As the frequency of shocks and disruptions to business increases, manufacturing companies are gearing up to become more adaptable. In a commissioned global analytics study conducted by Forrester Consulting on behalf of WNS, 2021, ~67 percent of executives identified accelerating the response to business and market changes as a top priority.
A McKinsey Global Research study notes that the world must be prepared to operate in an environment where disruptions are a regular occurrence. Supply chain disruptions – lasting more than a month – are likely to occur at an average frequency of 3.7 years. This is significant for manufacturing companies that are dependent on global supply chains.
The current environment calls for an urgent resetting of sourcing, distribution, logistics, and supply chain management. Businesses need to build more agility, flexibility, and collaboration based on a foundation of integrated information and planning.
Data Maturity and Revenue Growth: A Direct Link
Our analytics study finds that data analytics maturity correlates with business performance and resilience. Despite the market disruptions caused by the pandemic, 82 percent of organizations with advanced data maturity saw a positive year-on-year revenue growth over the past three years. In comparison, only 9 percent of beginners experienced revenue growth and a staggering 61 percent experienced a decline in business performance.
The COVID-19 pandemic exposed vulnerabilities in the lean supply chain approach that has manufacturers working directly with a few tier-one suppliers. These suppliers in turn rely on multiple tier-two suppliers, thus creating a complex ecosystem, wherein a manufacturer has limited visibility into the entire supply chain. This has emerged as a weak link in the manufacturer’s ability to manage disruptions.
Manufacturers are now realizing the need for a digital supply chain that offers real-time visibility and insights. They are using the Internet of Things (IoT) to track containers with raw material and finished products, and Artificial Intelligence (AI)-powered analytics to understand demand and predict production schedules, and optimize distribution and retail network.
Data Modernization is a Precursor to Creating Winning Insights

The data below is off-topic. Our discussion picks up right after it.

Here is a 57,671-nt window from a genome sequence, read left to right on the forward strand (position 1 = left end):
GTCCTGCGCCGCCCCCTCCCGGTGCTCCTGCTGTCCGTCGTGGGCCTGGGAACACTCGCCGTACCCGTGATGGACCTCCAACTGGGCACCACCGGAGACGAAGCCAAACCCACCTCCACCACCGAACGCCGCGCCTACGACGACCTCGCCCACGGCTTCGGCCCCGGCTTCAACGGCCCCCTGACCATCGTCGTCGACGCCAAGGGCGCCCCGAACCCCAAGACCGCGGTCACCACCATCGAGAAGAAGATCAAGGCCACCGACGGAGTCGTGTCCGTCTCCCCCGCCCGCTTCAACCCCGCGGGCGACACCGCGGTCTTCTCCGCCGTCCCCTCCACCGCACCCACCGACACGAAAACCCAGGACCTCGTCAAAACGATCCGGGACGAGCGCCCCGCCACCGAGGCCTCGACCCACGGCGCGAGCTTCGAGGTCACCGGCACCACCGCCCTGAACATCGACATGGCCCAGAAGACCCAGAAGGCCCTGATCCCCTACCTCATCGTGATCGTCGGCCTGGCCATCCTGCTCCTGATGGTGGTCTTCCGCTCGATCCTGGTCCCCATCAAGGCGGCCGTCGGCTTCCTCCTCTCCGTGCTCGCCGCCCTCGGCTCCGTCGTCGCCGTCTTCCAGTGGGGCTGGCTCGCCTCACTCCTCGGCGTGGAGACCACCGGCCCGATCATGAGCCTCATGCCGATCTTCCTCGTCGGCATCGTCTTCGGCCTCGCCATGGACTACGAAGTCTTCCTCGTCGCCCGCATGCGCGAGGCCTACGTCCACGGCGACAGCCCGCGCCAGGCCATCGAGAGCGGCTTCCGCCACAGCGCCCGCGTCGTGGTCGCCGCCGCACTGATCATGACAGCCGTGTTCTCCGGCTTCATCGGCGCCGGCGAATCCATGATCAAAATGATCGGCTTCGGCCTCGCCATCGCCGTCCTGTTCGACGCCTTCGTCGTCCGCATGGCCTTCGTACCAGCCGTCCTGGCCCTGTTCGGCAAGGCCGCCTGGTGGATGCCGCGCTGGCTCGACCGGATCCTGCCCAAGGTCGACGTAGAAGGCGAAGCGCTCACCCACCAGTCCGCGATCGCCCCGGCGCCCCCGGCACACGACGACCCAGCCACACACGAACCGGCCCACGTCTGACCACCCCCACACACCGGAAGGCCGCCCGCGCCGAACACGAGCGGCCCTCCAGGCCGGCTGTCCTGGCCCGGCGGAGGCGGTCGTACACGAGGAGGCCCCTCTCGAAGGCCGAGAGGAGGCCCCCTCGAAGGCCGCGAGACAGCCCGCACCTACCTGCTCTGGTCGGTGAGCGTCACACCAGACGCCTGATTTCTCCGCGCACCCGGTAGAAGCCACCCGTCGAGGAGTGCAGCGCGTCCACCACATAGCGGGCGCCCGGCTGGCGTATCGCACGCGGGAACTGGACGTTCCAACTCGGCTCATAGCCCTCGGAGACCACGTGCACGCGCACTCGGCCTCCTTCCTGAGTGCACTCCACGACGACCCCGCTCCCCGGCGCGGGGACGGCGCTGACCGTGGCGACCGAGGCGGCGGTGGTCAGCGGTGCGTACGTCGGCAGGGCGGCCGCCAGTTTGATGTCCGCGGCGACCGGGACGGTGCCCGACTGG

Decision-makers in manufacturing are aware of the critical role of data and analytics, with our analytics study reporting that 73 percent of respondents identified it as a critical priority. However, merely having access to data is not helpful, unless the business can adjust the supply chain with intelligent and integrated planning. This requires internal alignment with sales, operations and production in real-time.
Digital transformation efforts must aim for a mesh-up of operational technology with IT to achieve crucial business goals, including an agile and adaptive organization.
Data modernization is enabling manufacturing to build resilience and prepare for disruption in the following ways.
Improved operational efficiency: Data-based decisions help companies to better utilize resources and assets, and refine prediction models
Better inventory management: Knowing where demand will come from ensures that the right inventory is in the right place at the right time
Re-calibrate supply chains: Analytics-based scenario planning enables demand management and replenishment by activating second and third-tier supply chains
More efficient manufacturing: Data-based insights build adaptability by sensing market parameters at various points of the supply chain and optimizing production schedules
Smarter inventory management: In-store and predictive analytics facilitate improved inventory management, leading to higher fill rates, higher on-time availability, and fewer stock-outs
A Deloitte study finds that digitally equipped companies can navigate uncertainty better with built-in resilience. Our analytics study shows organizations with higher data and analytics maturity have realized improved revenue and competitive advantage. Now is the time for manufacturing companies to improve visibility and scenario planning by digitizing the supply chain, and brace for the next disruption.